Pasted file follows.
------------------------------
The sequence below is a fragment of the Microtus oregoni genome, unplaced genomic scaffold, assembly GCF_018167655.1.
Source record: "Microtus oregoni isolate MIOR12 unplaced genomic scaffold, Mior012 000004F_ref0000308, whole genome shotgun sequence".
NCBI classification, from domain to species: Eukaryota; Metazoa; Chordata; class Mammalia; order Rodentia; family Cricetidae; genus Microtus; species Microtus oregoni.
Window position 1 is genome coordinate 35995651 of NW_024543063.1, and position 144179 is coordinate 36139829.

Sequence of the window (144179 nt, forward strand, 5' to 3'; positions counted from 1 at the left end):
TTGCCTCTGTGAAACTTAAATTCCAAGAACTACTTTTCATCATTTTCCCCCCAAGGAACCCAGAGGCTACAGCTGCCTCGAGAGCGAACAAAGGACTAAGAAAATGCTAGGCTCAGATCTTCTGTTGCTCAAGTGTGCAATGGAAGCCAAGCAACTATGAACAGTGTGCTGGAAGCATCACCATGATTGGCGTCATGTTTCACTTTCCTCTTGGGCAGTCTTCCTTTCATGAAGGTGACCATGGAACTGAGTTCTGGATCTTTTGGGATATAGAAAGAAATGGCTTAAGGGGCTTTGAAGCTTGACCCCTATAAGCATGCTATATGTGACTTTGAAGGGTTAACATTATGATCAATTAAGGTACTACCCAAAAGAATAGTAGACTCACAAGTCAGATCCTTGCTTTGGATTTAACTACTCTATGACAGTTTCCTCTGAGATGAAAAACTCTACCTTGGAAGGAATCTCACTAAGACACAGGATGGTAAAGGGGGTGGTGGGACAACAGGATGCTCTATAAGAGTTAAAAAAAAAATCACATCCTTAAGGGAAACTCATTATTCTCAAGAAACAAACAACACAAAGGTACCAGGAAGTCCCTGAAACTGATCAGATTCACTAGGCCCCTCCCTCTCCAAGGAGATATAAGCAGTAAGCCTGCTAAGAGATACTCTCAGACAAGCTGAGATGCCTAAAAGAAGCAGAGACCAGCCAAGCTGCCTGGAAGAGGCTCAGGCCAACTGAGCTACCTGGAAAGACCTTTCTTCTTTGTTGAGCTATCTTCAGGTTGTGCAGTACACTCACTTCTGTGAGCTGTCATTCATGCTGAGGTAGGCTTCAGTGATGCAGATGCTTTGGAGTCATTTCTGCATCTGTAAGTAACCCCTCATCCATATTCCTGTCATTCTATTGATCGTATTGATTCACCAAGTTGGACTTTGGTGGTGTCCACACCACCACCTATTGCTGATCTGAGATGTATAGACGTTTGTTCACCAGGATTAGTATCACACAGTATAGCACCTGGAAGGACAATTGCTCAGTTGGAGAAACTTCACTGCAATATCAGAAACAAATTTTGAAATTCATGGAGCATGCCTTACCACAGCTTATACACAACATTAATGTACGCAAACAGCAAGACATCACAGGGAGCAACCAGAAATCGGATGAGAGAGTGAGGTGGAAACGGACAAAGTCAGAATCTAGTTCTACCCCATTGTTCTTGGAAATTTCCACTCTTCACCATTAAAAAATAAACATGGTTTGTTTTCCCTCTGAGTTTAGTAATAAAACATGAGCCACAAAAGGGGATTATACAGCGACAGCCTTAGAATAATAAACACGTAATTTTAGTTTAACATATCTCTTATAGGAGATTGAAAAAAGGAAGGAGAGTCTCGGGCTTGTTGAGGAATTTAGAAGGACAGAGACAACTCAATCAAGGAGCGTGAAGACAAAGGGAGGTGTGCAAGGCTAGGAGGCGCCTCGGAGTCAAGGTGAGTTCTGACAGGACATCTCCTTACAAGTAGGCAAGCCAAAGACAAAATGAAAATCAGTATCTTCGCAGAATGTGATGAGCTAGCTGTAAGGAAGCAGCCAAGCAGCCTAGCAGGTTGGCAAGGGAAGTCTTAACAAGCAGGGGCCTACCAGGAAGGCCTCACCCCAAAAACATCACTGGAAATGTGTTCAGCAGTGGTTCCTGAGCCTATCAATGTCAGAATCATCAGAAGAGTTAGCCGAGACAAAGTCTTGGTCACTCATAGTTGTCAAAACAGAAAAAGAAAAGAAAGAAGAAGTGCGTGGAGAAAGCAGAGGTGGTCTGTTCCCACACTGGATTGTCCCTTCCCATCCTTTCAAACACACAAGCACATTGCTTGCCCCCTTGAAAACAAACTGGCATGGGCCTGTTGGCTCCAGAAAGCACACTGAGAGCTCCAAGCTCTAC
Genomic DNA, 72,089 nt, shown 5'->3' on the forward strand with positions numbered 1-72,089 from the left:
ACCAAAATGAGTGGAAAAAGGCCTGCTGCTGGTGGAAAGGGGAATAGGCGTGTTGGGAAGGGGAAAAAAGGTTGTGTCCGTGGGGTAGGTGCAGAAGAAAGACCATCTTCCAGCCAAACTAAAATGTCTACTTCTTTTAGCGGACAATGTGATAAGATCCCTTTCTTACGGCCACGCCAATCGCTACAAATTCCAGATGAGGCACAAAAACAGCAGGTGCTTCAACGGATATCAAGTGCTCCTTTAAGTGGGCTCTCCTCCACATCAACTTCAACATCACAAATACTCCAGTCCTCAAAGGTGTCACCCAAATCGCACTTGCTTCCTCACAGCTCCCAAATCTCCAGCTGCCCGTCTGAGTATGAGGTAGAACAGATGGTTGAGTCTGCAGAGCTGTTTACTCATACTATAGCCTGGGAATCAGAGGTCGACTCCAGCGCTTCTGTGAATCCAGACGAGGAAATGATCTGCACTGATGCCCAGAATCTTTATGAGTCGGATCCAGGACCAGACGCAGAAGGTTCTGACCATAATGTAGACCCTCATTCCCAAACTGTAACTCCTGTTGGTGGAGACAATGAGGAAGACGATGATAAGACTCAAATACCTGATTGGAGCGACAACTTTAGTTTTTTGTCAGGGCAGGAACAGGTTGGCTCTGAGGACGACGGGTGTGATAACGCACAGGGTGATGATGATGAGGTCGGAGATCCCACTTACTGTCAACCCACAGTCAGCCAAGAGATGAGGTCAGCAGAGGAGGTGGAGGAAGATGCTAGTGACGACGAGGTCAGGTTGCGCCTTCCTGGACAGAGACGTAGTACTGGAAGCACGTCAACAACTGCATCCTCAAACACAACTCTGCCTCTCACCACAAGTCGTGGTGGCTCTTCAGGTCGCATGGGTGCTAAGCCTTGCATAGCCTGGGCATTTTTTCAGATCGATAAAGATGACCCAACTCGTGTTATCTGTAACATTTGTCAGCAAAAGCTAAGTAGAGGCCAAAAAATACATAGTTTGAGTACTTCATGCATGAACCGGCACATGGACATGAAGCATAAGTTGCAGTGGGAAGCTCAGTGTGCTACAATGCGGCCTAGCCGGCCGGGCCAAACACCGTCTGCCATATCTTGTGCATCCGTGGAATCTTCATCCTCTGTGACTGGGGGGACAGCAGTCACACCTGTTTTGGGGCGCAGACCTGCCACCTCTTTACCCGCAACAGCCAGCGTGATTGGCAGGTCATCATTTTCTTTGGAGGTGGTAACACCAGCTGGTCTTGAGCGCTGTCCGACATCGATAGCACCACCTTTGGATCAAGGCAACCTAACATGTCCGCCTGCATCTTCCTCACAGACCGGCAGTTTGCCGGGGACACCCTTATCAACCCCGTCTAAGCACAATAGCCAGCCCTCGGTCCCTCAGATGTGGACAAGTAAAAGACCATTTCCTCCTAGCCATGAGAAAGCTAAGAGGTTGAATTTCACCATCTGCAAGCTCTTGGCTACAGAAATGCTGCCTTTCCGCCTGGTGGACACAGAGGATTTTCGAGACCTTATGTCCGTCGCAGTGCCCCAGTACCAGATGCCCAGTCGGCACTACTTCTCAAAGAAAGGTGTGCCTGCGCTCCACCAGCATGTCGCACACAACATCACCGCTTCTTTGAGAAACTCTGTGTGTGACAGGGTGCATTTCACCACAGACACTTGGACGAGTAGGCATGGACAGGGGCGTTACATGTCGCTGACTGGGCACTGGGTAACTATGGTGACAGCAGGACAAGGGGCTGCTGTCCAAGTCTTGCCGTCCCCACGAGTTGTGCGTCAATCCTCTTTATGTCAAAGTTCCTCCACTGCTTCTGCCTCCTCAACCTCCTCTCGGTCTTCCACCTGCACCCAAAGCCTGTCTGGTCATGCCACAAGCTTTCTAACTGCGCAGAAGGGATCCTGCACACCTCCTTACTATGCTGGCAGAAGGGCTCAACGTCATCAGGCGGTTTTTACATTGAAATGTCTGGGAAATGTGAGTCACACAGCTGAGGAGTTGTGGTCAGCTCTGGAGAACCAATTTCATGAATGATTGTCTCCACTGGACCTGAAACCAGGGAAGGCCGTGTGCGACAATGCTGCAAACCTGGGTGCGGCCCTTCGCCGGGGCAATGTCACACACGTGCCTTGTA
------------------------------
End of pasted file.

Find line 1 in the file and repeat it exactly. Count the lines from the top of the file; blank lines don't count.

The sequence below is a fragment of the Microtus oregoni genome, unplaced genomic scaffold, assembly GCF_018167655.1.